THE GREEN SIDE
Damien Macavoy woke to an explosion that shook the windows of his bedroom and caused plaster to fall from the ceiling. The nightlight flickered out momentarily. During the brief delay before it came on again, he heard the beginning of a grumbling roar like a giant stirring in the depths of the building.
Reggie sat up, looking bewildered. ‘What is it, Daimey?’
‘Sounds like a fookin’ war’s broken out!’ He shot from the bed. It was still dark outside. ‘What time’s it, Reggie?’
‘Only ten o’clock, Daimey.’
‘Less get dressed. Oh, and we’ll put them uniforms back on. If this is a war, I’m fighting for King Rudi!’
The boys swarmed into the battledress, and Damien straightened Reggie’s beret.
Reggie snapped him a salute. ‘Do you think this is something to do with your dad?’
Damien gave a sardonic little grin. ‘Wouldn’t be surprised. Iss just his style.’
The boys poked their heads into the corridor outside their room in the governor’s mansion. Seeing no one there, Damien led the way to the council chamber where he had left the king. A small crowd of soldiers had gathered around the door and messengers were coming and going at speed, yet there was no panic or even much conversation. These were professionals dealing with a sudden crisis.
The streets outside were filled with the sound of the sirens of emergency vehicles. Helicopters were thuttering above, their searchlights shining down blue from the night sky. Through a window a bright red glow could be seen over the roofs of the darkened city of Glottenberh.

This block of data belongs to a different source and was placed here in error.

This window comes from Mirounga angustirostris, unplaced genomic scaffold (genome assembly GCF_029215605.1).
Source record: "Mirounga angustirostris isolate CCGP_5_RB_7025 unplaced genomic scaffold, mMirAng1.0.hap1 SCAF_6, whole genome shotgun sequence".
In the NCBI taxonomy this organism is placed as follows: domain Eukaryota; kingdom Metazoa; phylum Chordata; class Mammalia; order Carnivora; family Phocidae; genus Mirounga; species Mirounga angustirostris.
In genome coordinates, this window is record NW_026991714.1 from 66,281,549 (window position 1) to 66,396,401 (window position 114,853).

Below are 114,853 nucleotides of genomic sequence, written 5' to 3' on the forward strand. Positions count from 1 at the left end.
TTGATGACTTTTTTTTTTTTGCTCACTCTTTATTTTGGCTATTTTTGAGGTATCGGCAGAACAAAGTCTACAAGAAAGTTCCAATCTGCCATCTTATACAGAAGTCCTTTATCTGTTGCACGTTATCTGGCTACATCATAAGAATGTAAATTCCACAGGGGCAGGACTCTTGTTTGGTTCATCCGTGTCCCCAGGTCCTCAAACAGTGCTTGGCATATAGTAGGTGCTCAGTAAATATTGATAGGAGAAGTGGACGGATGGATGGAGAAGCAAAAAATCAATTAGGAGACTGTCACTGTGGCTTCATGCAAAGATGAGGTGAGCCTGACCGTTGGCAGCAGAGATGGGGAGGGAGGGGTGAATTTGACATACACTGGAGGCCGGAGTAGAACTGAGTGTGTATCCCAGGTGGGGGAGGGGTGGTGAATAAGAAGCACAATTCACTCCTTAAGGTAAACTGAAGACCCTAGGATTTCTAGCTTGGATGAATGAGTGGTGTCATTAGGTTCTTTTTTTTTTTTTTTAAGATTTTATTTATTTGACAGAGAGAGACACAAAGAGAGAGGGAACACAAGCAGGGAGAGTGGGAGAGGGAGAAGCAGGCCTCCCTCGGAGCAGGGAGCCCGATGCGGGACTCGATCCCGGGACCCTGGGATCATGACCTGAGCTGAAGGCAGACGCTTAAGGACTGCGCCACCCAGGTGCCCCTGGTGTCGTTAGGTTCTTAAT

Damien led Reggie through the council-room door. They quietly seated themselves on corner chairs, where they were ignored by the busy soldiers. At the window, they saw a work detail setting up a satellite-communications dish.
King Rudolf stood at the head of a large table amidst a party of officers, scrutinising a map. Their conversation was in Rothenian, which Damien strained every intellectual fibre to follow. The king was perfectly cool. ‘So, a multiple co-ordinated strike, gentlemen. This was carefully planned.’
A two-star general nodded. ‘... and expensively. This sort of operation needed major finance and manpower.’
‘Is this international terrorism?’ asked the alarmed governor.